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Tobacco

The topic of Tobacco includes current use of tobacco products, initiation, cessation, secondhand smoke, and tobacco-related policy. Tobacco use must be examined from all angles, because it is the single most preventable cause of death and disease in the United States.1


1. Centers for Disease Control and Prevention. Annual smoking-attributable mortality, years of potential life lost, and economic costs-United States, 1995-1999. MMWR. 2002;51(14):300-3, downloaded on 8/6/2014 from http://www.cdc.gov/mmwr/preview/mmwrhtml/mm5114a2.htm.
Tobacco use accounts for one of every five deaths in the United States, approximately 480,000 people each year. Furthermore, for each person who dies from tobacco use, another 33 will suffer from a tobacco-related illness. Tobacco use has been linked to diseases in nearly every organ. The national economic cost in medical expenses and lost productivity is over $289 billion annually.2


2. The Health Consequences of Smoking-50 Years of Progress: A Report of the Surgeon General. U.S. Department of Health and Human Services, Centers for Disease Control and Prevention, 2014, downloaded on 8/6/2014 from http://www.cdc.gov/tobacco/data_statistics/sgr/50th-anniversary/index.htm.
After decades of study, much is known about tobacco use in the United States:
  • In 2017, 14.0% of adults (34.3 million people) were current cigarette smokers: 15.8% of men and 12.2% of women.3
  • Tobacco product use is started and established primarily during adolescence.4
    • Each day, about 2,000 people younger than 18 years smoke their first cigarette.
    • Each day, over 300 people younger than 18 years become daily cigarette smokers.
  • In 2018, about 7 of every 100 middle school students (7.2%) and about 27 of every 100 high school students (27.1%) reported current use of a tobacco product.4
  • In 2013, nearly 18 of every 100 middle school students (17.7%) and nearly half (46.0%) of high school students said they had ever tried a tobacco product.4
  • Quitting tobacco use greatly decreases a person's risk for many negative health outcomes, some within a very short time after stopping.
  • There is no risk-free level of exposure to secondhand smoke; even brief exposure can be damaging to health.
  • Smoke-free laws are an effective approach to reduce exposure to secondhand smoke and to reduce the prevalence of tobacco use.5


3. Centers for Disease Control and Prevention. Fast Facts. Smoking and Tobacco Use. Accessed 2/22/2019 at https://www.cdc.gov/tobacco/data_statistics/fact_sheets/fast_facts/index.htm.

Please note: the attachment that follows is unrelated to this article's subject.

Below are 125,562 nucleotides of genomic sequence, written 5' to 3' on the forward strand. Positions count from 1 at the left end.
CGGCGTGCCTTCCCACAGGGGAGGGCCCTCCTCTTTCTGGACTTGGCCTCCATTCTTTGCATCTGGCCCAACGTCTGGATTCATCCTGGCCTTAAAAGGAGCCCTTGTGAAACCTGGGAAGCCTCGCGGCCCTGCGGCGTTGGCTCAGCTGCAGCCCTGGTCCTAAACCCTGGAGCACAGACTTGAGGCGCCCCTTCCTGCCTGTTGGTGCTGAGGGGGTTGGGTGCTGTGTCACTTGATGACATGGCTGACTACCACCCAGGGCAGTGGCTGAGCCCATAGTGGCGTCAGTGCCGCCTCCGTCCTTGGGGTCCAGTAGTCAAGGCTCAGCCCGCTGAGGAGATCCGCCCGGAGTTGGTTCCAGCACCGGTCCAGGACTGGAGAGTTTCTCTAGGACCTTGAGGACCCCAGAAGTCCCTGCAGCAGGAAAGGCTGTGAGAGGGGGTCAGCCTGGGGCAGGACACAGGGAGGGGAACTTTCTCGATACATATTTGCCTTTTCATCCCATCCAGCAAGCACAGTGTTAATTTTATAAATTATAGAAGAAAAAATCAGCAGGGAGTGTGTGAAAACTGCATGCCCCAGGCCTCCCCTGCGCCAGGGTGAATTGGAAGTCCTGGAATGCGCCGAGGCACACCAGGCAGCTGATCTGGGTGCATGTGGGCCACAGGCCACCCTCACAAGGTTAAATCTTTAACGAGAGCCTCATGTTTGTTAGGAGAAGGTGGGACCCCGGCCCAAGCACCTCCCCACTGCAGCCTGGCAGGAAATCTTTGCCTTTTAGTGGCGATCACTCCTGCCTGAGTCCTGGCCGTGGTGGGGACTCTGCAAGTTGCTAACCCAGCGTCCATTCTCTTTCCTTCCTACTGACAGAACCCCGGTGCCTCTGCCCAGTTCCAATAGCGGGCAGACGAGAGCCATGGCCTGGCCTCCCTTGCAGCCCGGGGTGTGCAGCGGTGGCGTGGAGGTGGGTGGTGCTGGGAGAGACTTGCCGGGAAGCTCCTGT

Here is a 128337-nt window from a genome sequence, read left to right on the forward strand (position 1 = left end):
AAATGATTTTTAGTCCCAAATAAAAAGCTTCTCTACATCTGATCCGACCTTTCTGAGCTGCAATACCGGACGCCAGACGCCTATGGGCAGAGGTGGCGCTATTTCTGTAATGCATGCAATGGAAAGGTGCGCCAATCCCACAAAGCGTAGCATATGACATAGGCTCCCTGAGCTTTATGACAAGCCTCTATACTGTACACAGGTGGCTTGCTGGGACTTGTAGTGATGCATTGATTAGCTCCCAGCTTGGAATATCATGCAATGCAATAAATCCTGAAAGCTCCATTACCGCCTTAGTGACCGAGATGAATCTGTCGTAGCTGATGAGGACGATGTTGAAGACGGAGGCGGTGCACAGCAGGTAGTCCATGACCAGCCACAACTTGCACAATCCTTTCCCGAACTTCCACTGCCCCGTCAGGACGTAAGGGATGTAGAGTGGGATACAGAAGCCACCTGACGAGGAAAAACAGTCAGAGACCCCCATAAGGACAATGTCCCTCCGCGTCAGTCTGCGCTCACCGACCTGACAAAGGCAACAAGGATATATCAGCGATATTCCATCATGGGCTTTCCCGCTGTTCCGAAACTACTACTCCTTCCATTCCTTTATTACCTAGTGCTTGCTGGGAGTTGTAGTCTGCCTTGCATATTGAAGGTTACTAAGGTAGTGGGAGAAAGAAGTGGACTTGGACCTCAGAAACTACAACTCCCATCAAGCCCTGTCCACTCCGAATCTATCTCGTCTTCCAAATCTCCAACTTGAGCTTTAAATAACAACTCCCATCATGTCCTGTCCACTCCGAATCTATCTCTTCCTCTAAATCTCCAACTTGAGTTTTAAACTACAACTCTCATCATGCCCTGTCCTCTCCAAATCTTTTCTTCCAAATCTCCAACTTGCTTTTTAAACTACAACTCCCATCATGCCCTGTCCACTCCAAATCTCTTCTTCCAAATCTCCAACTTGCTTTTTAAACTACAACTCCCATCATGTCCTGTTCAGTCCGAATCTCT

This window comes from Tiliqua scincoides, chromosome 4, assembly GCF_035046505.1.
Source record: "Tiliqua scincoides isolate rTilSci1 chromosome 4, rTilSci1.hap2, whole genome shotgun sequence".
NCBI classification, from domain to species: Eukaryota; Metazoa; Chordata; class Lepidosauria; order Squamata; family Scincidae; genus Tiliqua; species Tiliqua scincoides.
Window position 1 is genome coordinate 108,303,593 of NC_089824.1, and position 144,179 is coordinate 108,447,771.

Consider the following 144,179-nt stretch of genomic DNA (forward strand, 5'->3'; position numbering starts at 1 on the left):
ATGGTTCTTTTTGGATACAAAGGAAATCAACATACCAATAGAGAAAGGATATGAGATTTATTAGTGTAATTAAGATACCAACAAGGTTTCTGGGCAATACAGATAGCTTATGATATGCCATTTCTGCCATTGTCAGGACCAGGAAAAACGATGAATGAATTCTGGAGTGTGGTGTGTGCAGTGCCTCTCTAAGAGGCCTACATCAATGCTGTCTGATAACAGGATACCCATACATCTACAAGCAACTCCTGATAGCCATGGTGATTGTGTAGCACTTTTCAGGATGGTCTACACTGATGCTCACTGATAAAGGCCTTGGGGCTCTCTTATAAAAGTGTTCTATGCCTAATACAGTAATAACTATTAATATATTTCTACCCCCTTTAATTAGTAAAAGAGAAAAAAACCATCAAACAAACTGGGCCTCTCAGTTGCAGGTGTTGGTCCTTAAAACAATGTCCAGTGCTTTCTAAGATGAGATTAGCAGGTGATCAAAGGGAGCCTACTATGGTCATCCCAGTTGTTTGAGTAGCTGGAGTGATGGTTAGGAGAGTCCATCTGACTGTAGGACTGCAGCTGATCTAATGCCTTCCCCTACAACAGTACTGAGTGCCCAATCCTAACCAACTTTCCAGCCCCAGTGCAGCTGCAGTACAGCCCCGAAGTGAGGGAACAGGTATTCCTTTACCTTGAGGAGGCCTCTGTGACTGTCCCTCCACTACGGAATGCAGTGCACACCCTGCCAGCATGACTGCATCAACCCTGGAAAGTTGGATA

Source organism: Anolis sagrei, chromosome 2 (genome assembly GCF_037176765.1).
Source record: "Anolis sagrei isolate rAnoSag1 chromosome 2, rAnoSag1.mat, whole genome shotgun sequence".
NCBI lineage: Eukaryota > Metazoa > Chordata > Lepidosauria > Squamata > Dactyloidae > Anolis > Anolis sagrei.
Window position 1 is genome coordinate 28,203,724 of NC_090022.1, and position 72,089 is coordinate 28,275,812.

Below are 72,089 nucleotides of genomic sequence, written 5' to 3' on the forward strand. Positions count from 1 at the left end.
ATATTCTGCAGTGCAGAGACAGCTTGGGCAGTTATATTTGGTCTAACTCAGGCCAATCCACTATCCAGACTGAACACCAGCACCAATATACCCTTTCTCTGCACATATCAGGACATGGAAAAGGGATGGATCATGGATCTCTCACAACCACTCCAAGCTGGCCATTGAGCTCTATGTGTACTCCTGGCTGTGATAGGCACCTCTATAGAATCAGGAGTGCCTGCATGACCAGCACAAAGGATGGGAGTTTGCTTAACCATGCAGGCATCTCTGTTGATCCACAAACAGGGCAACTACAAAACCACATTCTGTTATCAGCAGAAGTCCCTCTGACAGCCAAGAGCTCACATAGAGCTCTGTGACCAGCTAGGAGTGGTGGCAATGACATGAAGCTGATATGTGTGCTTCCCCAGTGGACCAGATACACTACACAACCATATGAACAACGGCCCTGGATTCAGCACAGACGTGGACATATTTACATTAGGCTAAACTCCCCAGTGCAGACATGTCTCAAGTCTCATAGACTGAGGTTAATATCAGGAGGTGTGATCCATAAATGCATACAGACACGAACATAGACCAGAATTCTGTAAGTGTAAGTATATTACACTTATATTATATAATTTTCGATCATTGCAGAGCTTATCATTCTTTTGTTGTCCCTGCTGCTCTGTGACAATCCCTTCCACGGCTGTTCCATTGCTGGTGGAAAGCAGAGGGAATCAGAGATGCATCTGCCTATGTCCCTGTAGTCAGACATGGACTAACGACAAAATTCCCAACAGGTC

4. Centers for Disease Control and Prevention. Youth and Tobacco Use. Accessed 2/22/2019 at https://www.cdc.gov/tobacco/data_statistics/fact_sheets/youth_data/tobacco_use/index.htm.
5. Hopkins DP, Razi S, Leeks KD, et al. Task force on community preventive services: Smoke-free policies to reduce tobacco use: A systematic review. Am J Prev Med. 2010;38(2 Suppl):S275-89, downloaded on 8/6/2014 from http://www.thecommunityguide.org/tobacco/Worksite2010Smokefree_Hopkins.pdf.
Everyone is susceptible to the negative consequences of tobacco use. However, some disparities exist. Tobacco use is more prevalent among:6
  • Men
  • Persons aged 45-64 years
  • Non-Hispanics
  • Persons with low household income
  • Persons with lower education level
  • Lesbian, gay, bisexual, transgender (LGBT) persons


6. Agaku IT, King BA, Husten CG, et al. Tobacco product use among adults - United States, 2012-2013. MMWR. 2014;63(25):542-7, downloaded on 8/6/2014 from http://www.cdc.gov/mmwr/preview/mmwrhtml/mm6325a3.htm?s_cid=mm6325a3_w.
The most effective way to reduce the risk of tobacco-related illness and death is to avoid using tobacco products. However, secondhand smoke still increases the risk of disease. Policies that ban smoking indoors, in public locations, and in vehicles with children can help reduce the risk to everyone.
Tobacco use is tracked using a range of surveys. Some examples include:
  • National Survey on Drug Use and Health (NSDUH)
  • National Health Interview Survey (NHIS)
  • National Health and Nutrition Examination Survey (NHANES)
  • Youth Risk Behavior Surveillance System (YRBS)
  • Monitoring the Future (MTF)
  • State Tobacco Activities Tracking and Evaluation System (STATE)

For more information on tracking tobacco use health objectives, please visit the Healthy People 2020 Tobacco Use objectives page.

The information provided above is from the Department of Health's Center for Health Data IBIS-PH web site (http://ibis.health.state.gov). The information published on this website may be reproduced without permission. Please use the following citation: " Retrieved Mon, 15 July 2019 14:38:19 from Department of Health, Center for Health Data, Indicator-Based Information System for Public Health Web site: http://ibis.health.state.gov ".

Content updated: Tue, 26 Feb 2019 13:16:01 MST